Study of the possibility of introduction of Kazakhstan NGO-based rapid HIV testing procedures
Authors Alibayeva KO, Saparbekov MK, Baiserkin BS, Abishev AT, Tazhibaeva GH, Kasymbekova SZ
Received 22 April 2019
Accepted for publication 19 August 2019
Published 11 September 2019 Volume 2019:11 Pages 219—227
Checked for plagiarism Yes
Review by Single-blind
Peer reviewers approved by Dr Nicola Ludin
Peer reviewer comments 2
Editor who approved publication: Professor Bassel Sawaya
KO Alibayeva,1 MK Saparbekov,1 BS Baiserkin,2 AT Abishev,2 GH Tazhibaeva,2 SZ Kasymbekova2
1Department of Public Health and Social Sciences, Kazakhstan School of Public Health, Kazakhstan Medical University, Almaty, Republic of Kazakhstan; 2Organization and Methodical Department, Reference Laboratory, Republican Center on Prevention and Control of AIDS, Almaty, Republic of Kazakhstan
Correspondence: KO Alibayeva
Kazakhstan’s Medical University “Kazakhstan School of Public Health”, 19A Utepov Street, Almaty 050060, Republic of Kazakhstan
Tel +7 701 778 6509
Introduction: New initiatives presented by the World Health Organization (WHO) and the Joint United Nations Program on HIV and AIDS , such as 90-90-90, test and treat, preventive treatment, and best international practices related to the introduction of rapid human immunodeficiency virus (HIV) testing in clinics, and field conditions, including self-testing, predetermined the introduction of NGO-based rapid HIV testing in the Republic of Kazakhstan nongovernmental organizations (NGOs). This work presents the results of a comprehensive study conducted about the possible introduction of NGO-based rapid HIV testing in the country. It should be noted that 32,573 HIV infections have been diagnosed in Kazakhstan (prevalence of 117.7 per 100,000 people) from 1987 to 2018. Most of these new cases are diagnosed among “key” population groups, such as people who use injectable drugs, sex workers, men who have sex with men, those who rely mainly on NGOs, and those who prefer to deal with an organization such as an NGO, which makes it possible to introduce NGO-based rapid HIV testing in Kazakhstan.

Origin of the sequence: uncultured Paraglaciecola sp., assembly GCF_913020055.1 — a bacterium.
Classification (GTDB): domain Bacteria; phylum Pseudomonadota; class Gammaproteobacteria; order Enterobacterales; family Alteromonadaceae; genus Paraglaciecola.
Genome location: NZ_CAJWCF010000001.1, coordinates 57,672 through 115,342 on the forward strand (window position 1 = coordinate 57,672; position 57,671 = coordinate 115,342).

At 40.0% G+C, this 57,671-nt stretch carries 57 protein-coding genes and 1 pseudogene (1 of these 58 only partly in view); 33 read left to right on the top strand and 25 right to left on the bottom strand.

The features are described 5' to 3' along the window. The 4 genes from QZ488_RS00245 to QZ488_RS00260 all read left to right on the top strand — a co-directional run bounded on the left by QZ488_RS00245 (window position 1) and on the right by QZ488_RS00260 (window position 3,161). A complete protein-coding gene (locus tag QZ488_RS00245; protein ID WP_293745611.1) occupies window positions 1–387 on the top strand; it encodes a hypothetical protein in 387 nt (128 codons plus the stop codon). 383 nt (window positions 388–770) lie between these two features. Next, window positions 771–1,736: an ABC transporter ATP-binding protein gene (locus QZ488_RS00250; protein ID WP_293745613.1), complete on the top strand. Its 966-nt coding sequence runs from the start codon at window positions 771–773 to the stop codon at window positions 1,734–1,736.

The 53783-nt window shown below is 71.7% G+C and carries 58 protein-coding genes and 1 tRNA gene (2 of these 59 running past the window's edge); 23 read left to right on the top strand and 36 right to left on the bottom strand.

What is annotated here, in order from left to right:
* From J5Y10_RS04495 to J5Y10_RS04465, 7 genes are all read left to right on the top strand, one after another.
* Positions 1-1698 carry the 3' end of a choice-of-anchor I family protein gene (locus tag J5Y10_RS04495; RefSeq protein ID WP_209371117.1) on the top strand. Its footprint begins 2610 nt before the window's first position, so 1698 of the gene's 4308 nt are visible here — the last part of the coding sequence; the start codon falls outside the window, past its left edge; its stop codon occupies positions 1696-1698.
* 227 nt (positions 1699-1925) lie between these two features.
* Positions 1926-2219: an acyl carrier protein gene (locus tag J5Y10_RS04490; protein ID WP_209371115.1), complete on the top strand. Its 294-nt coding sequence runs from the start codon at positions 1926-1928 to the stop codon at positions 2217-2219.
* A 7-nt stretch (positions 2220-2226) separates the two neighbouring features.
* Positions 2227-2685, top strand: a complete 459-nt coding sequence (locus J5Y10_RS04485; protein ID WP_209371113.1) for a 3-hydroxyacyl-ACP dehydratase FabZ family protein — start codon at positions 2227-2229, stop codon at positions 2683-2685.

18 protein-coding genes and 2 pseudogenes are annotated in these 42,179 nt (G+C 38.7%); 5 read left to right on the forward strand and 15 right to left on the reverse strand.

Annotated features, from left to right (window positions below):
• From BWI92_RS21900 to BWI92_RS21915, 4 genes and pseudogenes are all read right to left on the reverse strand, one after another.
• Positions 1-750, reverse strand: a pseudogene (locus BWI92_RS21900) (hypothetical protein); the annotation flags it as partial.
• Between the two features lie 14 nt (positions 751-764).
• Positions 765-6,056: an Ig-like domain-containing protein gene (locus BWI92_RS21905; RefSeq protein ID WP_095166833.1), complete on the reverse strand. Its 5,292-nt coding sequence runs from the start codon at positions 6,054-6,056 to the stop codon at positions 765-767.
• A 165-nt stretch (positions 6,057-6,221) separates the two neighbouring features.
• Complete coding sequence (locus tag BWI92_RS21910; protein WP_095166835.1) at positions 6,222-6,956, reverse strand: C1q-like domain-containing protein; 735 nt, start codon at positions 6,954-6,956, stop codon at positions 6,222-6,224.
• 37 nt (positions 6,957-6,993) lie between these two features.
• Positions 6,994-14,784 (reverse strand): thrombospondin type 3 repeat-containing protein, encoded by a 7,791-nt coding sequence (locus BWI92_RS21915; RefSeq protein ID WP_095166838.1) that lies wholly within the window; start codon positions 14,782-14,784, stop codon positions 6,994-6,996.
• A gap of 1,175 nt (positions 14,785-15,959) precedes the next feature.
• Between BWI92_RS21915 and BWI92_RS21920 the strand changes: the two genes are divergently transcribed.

Methods: In this work, we used the following rapid HIV tests: Alere DetermineTM HIV ½ Ag/Ab Combo, Hexagon HIV 1+2, Abon HIV ½, HIV 1,2 Han Medtest, and Geenius HIV1/2 Confirmatory.
Results: The study of the rapid tests, including their diagnostic patterns, conducted in Kazakhstan shows that five rapid HIV tests completely meet the WHO’s requirements (sensitivity>99%; specificity>98%). These are Alere DetermineTM HIV ½ Ag/Ab Combo, Hexagon HIV 1+2, Abon HIV ½, HIV 1,2 Han Medtest, and Geenius HIV1/2 Confirmatory. The study of legal and social problems associated with rapid HIV testing in NGOs shows that HIV-related medical examination and counseling carried out in Kazakhstan, including those by rapid methods, are governed by corresponding laws and normative legal documents.
Conclusion: It has been established that there are social barriers that interfere with rapid HIV testing. In view of this, services associated with NGO-based rapid HIV testing shall be rendered with the use of a social and legal protection mechanism for those under examination.
Keywords: rapid HIV testing, NGO, key population groups, HIV infection, Republic of Kazakhstan
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